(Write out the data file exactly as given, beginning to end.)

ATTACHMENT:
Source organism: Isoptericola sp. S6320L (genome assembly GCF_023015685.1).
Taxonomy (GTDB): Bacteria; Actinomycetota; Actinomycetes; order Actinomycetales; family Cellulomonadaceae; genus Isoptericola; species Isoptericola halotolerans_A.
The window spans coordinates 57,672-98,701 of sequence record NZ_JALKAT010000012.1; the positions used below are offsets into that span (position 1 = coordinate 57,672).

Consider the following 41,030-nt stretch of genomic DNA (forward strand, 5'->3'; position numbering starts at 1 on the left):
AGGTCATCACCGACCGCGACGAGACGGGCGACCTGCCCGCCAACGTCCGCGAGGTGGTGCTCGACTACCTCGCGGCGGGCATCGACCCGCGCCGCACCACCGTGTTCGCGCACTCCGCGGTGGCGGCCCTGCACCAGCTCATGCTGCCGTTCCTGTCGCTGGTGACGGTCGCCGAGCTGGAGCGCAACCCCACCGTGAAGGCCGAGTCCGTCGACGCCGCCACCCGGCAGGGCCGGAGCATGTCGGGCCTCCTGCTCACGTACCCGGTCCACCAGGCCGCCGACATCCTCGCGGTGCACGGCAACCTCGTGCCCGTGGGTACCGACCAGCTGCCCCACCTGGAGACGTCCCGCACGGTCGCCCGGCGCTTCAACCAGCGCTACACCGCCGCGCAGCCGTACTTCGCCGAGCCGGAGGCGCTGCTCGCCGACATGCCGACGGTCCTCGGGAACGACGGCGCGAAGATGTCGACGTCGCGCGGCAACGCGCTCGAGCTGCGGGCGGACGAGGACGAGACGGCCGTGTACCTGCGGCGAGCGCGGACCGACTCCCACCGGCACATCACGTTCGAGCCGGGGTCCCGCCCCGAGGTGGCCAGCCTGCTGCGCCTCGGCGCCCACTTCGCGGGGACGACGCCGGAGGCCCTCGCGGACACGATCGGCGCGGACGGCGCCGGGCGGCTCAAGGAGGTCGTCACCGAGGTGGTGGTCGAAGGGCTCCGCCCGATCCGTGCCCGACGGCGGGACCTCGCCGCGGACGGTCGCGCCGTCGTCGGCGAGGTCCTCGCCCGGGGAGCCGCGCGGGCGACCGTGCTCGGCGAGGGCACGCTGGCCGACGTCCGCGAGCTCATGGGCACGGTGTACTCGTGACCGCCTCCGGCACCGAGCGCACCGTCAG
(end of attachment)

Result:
Source organism: Isoptericola sp. S6320L (genome assembly GCF_023015685.1).
Taxonomy (GTDB): Bacteria; Actinomycetota; Actinomycetes; order Actinomycetales; family Cellulomonadaceae; genus Isoptericola; species Isoptericola halotolerans_A.
The window spans coordinates 57,672-98,701 of sequence record NZ_JALKAT010000012.1; the positions used below are offsets into that span (position 1 = coordinate 57,672).

Consider the following 41,030-nt stretch of genomic DNA (forward strand, 5'->3'; position numbering starts at 1 on the left):
AGGTCATCACCGACCGCGACGAGACGGGCGACCTGCCCGCCAACGTCCGCGAGGTGGTGCTCGACTACCTCGCGGCGGGCATCGACCCGCGCCGCACCACCGTGTTCGCGCACTCCGCGGTGGCGGCCCTGCACCAGCTCATGCTGCCGTTCCTGTCGCTGGTGACGGTCGCCGAGCTGGAGCGCAACCCCACCGTGAAGGCCGAGTCCGTCGACGCCGCCACCCGGCAGGGCCGGAGCATGTCGGGCCTCCTGCTCACGTACCCGGTCCACCAGGCCGCCGACATCCTCGCGGTGCACGGCAACCTCGTGCCCGTGGGTACCGACCAGCTGCCCCACCTGGAGACGTCCCGCACGGTCGCCCGGCGCTTCAACCAGCGCTACACCGCCGCGCAGCCGTACTTCGCCGAGCCGGAGGCGCTGCTCGCCGACATGCCGACGGTCCTCGGGAACGACGGCGCGAAGATGTCGACGTCGCGCGGCAACGCGCTCGAGCTGCGGGCGGACGAGGACGAGACGGCCGTGTACCTGCGGCGAGCGCGGACCGACTCCCACCGGCACATCACGTTCGAGCCGGGGTCCCGCCCCGAGGTGGCCAGCCTGCTGCGCCTCGGCGCCCACTTCGCGGGGACGACGCCGGAGGCCCTCGCGGACACGATCGGCGCGGACGGCGCCGGGCGGCTCAAGGAGGTCGTCACCGAGGTGGTGGTCGAAGGGCTCCGCCCGATCCGTGCCCGACGGCGGGACCTCGCCGCGGACGGTCGCGCCGTCGTCGGCGAGGTCCTCGCCCGGGGAGCCGCGCGGGCGACCGTGCTCGGCGAGGGCACGCTGGCCGACGTCCGCGAGCTCATGGGCACGGTGTACTCGTGACCGCCTCCGGCACCGAGCGCACCGTCAG